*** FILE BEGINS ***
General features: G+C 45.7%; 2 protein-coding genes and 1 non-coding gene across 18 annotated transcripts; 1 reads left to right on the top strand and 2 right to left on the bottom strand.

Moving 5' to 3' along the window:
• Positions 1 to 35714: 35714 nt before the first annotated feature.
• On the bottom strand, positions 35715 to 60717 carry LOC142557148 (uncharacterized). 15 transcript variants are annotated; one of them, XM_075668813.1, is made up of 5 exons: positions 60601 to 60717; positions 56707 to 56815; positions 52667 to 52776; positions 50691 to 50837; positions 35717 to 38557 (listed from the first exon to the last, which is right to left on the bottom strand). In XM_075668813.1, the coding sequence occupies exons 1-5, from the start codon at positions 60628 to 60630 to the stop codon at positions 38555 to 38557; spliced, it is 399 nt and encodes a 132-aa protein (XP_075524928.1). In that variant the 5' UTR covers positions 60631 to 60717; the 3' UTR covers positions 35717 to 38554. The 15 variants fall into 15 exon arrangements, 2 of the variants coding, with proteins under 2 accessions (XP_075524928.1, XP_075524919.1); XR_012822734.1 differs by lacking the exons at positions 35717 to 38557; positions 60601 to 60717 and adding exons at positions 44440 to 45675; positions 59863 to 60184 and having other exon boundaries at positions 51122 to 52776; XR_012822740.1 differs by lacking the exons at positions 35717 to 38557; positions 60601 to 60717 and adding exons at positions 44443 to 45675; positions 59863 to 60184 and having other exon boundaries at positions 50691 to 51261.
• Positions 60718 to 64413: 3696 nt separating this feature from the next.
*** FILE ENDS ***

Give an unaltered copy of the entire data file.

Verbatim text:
General features: G+C 45.7%; 2 protein-coding genes and 1 non-coding gene across 18 annotated transcripts; 1 reads left to right on the top strand and 2 right to left on the bottom strand.

Moving 5' to 3' along the window:
• Positions 1 to 35714: 35714 nt before the first annotated feature.
• On the bottom strand, positions 35715 to 60717 carry LOC142557148 (uncharacterized). 15 transcript variants are annotated; one of them, XM_075668813.1, is made up of 5 exons: positions 60601 to 60717; positions 56707 to 56815; positions 52667 to 52776; positions 50691 to 50837; positions 35717 to 38557 (listed from the first exon to the last, which is right to left on the bottom strand). In XM_075668813.1, the coding sequence occupies exons 1-5, from the start codon at positions 60628 to 60630 to the stop codon at positions 38555 to 38557; spliced, it is 399 nt and encodes a 132-aa protein (XP_075524928.1). In that variant the 5' UTR covers positions 60631 to 60717; the 3' UTR covers positions 35717 to 38554. The 15 variants fall into 15 exon arrangements, 2 of the variants coding, with proteins under 2 accessions (XP_075524928.1, XP_075524919.1); XR_012822734.1 differs by lacking the exons at positions 35717 to 38557; positions 60601 to 60717 and adding exons at positions 44440 to 45675; positions 59863 to 60184 and having other exon boundaries at positions 51122 to 52776; XR_012822740.1 differs by lacking the exons at positions 35717 to 38557; positions 60601 to 60717 and adding exons at positions 44443 to 45675; positions 59863 to 60184 and having other exon boundaries at positions 50691 to 51261.
• Positions 60718 to 64413: 3696 nt separating this feature from the next.